[0046] Figure 6 - MAPCs dampen T cell proliferation and activation within the local environment. "In vivo MLR" was performed by administering lethally irradiated BALB/c mice with 5xl05 B6 MAPCs IS (day 0) followed by 15xl06 B6 CFSE-labeled CD25-depleted T-cells (i.v.)(day 1). Control mice were given labeled T-cells alone plus sham surgeries. Spleens and LN were harvested on day 4 and analyzed via FACS for CD4 and CD8 expression and percent CFSE dilution (A). The proliferative capacity for CD4+ and CD8+ T-cells in the spleen (B) and LN (C) of transplanted mice was calculated as previously published 18. (D, E) Activation markers for CD4+ and CD8+ T-cells in the spleen and LN were analyzed using FACS and graphed.

[0047] Figure 7 - MAPCs affect costimulatory molecule expression on T-cells and DCs in the spleen. FACS analysis of spleen cells harvested from transplanted mice on day 4 was performed to determine the percentage of CD4+ (A), CD8+ (B), and CDl lc+ (C) cells that expressed the indicated co-stimulatory molecules. In this transplant, MAPCs were untreated or pre-treated with indomethacin, as described, before their application.

[0048] Figure 8 ("Supplemental 1") - Characterization of MAPC. (A) MAPCs isolated from B6 mice were differentiated into cells of mesodermal lineage and functionally tested for their ability to produce lipid droplets (adipocytes, Oil Red O), calcium deposition (osteocytes, Alizarin Red S), and accumulate collagen (chondrocytes, alkaline phosphatase). (B) Undifferentiated MAPCs (insert) or MAPCs directed to differentiate in vitro into cells representative of three germ layers, were stained for expression of CD31 and VWF (endothelium), HNF and albumin (endoderm), and GFAP and NF200 (neuroectoderm) and analyzed using confocal microscopy. In all images (except FTNF) nuclear staining using DAPI is visualized as blue. (C) Undifferentiated MAPCs were examined for their expression of specific surface markers using flow cytometry. Isotype controls are shaded red. (D) R A was isolated and cDNA was synthesized from undifferentiated MAPCs and murine embryonic stem cells. RT-PCR was used to examine the expression of Oct3/4 and Rex-1. No Template Control (NTC) and HPRT served as negative and positive controls, respectively. (E) Chromosomal analysis of MAPC shows a normal 40, XX karyotype.

[0049] Figure 9 ("Supplemental 2") - MAPC inhibit ongoing allo-responses (JPG, 18 KB). B6>BALB/c MLR cultures were performed and B6 MAPCs were titrated in at 1 : 10 ratios on days 0, 1, 2, and 3. Cultures were pulsed on the indicated days and harvested 16 hours later. Proliferation was assessed as a measure of 3H-thymidine uptake.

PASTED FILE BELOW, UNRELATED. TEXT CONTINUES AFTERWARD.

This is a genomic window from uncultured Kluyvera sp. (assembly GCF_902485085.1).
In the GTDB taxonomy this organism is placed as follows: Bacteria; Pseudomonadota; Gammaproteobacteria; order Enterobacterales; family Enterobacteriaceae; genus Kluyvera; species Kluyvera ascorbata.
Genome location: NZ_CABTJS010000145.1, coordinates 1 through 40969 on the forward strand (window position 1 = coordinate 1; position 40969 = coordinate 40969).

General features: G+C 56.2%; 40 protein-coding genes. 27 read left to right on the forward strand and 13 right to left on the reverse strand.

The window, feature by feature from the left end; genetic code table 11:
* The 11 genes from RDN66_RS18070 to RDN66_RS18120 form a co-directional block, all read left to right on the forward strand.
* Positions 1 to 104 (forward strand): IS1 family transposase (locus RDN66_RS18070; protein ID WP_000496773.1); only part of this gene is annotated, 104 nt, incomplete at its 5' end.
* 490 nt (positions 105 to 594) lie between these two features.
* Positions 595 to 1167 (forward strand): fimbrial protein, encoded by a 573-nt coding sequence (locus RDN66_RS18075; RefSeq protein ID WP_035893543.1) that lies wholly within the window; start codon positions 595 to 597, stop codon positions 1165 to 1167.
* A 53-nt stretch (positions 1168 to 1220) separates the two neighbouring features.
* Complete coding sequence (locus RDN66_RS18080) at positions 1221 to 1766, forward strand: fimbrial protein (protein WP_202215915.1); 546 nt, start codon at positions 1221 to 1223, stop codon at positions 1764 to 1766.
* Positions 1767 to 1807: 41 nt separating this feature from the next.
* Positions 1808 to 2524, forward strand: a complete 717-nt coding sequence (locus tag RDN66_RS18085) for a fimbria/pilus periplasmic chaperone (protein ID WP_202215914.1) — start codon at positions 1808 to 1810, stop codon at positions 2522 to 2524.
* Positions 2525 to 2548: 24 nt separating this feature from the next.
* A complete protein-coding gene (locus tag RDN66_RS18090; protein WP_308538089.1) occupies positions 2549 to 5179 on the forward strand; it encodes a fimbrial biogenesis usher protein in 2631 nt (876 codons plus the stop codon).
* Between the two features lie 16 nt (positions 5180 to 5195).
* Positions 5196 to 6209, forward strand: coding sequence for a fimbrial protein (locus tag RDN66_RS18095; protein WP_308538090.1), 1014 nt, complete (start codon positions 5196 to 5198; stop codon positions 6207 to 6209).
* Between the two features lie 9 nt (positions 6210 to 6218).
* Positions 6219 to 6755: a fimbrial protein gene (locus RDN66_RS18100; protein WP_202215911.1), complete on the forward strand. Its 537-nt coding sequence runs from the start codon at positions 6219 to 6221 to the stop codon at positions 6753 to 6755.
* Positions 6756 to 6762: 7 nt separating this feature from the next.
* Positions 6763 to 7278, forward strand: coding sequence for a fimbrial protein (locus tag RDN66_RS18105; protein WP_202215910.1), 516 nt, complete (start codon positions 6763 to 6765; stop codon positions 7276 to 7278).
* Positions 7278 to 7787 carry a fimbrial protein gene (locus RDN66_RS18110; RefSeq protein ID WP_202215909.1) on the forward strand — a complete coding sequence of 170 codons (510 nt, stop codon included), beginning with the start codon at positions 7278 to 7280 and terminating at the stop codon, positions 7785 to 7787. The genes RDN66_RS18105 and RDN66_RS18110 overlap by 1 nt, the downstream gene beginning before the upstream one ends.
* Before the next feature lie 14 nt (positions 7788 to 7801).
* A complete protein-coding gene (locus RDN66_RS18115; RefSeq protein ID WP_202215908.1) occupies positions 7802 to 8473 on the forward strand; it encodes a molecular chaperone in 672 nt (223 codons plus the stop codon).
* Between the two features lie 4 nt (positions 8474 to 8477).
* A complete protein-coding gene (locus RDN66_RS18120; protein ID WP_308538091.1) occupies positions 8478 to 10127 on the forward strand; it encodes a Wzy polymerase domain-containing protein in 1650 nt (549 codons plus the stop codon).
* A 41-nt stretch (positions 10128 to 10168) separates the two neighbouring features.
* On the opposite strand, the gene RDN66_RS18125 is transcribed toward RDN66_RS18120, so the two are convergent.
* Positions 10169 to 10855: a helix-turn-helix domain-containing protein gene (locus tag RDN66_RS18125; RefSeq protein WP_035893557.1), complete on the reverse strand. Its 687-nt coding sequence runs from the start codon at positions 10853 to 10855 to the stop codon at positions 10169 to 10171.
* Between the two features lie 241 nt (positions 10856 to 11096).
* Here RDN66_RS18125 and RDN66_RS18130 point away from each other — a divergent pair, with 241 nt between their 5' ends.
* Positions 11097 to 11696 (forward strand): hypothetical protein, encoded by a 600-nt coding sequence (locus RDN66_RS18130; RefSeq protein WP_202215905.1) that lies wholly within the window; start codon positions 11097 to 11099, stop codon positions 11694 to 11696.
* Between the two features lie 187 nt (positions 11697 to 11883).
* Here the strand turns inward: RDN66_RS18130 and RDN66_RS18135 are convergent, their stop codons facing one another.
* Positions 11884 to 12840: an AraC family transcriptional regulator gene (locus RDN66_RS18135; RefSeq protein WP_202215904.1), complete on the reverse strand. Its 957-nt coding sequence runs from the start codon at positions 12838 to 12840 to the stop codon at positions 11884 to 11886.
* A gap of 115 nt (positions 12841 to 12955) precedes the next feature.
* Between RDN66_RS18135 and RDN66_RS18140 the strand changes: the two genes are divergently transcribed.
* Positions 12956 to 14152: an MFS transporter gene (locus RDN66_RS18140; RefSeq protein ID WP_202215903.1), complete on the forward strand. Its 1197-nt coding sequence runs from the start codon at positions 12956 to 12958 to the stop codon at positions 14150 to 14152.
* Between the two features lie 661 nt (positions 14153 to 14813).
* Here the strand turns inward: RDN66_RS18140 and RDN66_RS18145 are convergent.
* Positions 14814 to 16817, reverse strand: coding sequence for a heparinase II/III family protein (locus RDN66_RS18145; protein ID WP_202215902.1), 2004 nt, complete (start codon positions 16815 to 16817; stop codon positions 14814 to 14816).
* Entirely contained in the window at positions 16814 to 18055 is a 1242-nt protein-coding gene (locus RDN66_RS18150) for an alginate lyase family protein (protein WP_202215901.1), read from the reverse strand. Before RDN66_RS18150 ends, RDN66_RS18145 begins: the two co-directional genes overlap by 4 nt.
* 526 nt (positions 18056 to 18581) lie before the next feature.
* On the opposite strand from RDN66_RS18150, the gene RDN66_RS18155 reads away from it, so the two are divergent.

[0050] Figure 10 ("Supplemental 3") - Effects of PGE2 and IDO on T-cell proliferation (JPG, 68 KB). (A) RT-PCR verified that MAPC express PGE synthase. No template control (NTC) and HPRT were used as negative and positive controls. (B) Supernatant from MAPC cultures or MAPCs pretreated with 5uM indomethacin overnight and washed were analyzed for the production of PGE2 via ELISA (Day 7 shown). (C) MLR cocultures were arranged using 200 μΜ 1 -methyl tryptophan and 5 μΜ indomethacin in the culture media either alone or in combination to assess the contribution of IDO and PGE2 on MAPC mediated suppression, respectively. MLR were pulsed with 3H-thymidine on the indicated days and harvested 16 hours later.

[0051] Figure 1 1 ("Supplemental 4") - Persistence of MAPC delivered intra-splenically (JPG, 168 KB). (A) BALB/c mice were lethally irradiated and given 106 T-cell-depleted BM cells plus 5 105 MAPC-DL IS. Individual mice and organs (top left-GI tract, top right-spleen, middle left-lung, middle right-LN, bottom left-femur, bottom right-liver) were monitored using bioluminescent imaging to determine the location of MAPCs on day 2, week 1, week 2, and week 3. (B) Weight curve from mice in Fig. 5C. [0052] Figure 12 ("Supplemental 5") - Localization of MAPC to the spleen after "in vivo MLR" (JPG, 78.3 KB). 5 x 105 MAPC-DL were injected IS along with 15 x 106 T cells. Day 4 bioluminescent imaging of spleens and lymph nodes from 6 mice revealed that MAPC remained within the spleen and had not migrated out to lymphoid tissue.